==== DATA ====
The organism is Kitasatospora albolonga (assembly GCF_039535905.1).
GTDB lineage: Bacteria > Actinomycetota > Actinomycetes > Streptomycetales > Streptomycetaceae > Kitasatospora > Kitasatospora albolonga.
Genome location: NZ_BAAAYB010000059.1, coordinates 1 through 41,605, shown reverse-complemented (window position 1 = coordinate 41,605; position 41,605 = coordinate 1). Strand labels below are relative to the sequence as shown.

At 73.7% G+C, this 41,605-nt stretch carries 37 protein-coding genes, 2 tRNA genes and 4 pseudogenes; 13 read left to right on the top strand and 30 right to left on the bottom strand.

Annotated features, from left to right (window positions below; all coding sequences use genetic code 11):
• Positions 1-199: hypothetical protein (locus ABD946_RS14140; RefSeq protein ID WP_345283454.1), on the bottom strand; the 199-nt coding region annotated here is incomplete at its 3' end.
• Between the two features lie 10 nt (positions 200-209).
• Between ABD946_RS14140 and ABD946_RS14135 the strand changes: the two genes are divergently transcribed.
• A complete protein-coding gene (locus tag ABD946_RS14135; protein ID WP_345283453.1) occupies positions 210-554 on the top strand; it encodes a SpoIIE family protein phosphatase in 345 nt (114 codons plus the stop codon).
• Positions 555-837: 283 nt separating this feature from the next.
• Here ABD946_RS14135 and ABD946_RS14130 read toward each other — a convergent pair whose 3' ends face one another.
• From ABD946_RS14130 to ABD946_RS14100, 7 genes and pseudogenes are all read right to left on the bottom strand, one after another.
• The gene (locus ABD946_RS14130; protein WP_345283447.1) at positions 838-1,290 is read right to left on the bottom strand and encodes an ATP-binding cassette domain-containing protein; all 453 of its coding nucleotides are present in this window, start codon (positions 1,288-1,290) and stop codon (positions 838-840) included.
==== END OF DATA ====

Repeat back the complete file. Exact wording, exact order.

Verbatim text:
The organism is Kitasatospora albolonga (assembly GCF_039535905.1).
GTDB lineage: Bacteria > Actinomycetota > Actinomycetes > Streptomycetales > Streptomycetaceae > Kitasatospora > Kitasatospora albolonga.
Genome location: NZ_BAAAYB010000059.1, coordinates 1 through 41,605, shown reverse-complemented (window position 1 = coordinate 41,605; position 41,605 = coordinate 1). Strand labels below are relative to the sequence as shown.

At 73.7% G+C, this 41,605-nt stretch carries 37 protein-coding genes, 2 tRNA genes and 4 pseudogenes; 13 read left to right on the top strand and 30 right to left on the bottom strand.

Annotated features, from left to right (window positions below; all coding sequences use genetic code 11):
• Positions 1-199: hypothetical protein (locus ABD946_RS14140; RefSeq protein ID WP_345283454.1), on the bottom strand; the 199-nt coding region annotated here is incomplete at its 3' end.
• Between the two features lie 10 nt (positions 200-209).
• Between ABD946_RS14140 and ABD946_RS14135 the strand changes: the two genes are divergently transcribed.
• A complete protein-coding gene (locus tag ABD946_RS14135; protein ID WP_345283453.1) occupies positions 210-554 on the top strand; it encodes a SpoIIE family protein phosphatase in 345 nt (114 codons plus the stop codon).
• Positions 555-837: 283 nt separating this feature from the next.
• Here ABD946_RS14135 and ABD946_RS14130 read toward each other — a convergent pair whose 3' ends face one another.
• From ABD946_RS14130 to ABD946_RS14100, 7 genes and pseudogenes are all read right to left on the bottom strand, one after another.
• The gene (locus ABD946_RS14130; protein WP_345283447.1) at positions 838-1,290 is read right to left on the bottom strand and encodes an ATP-binding cassette domain-containing protein; all 453 of its coding nucleotides are present in this window, start codon (positions 1,288-1,290) and stop codon (positions 838-840) included.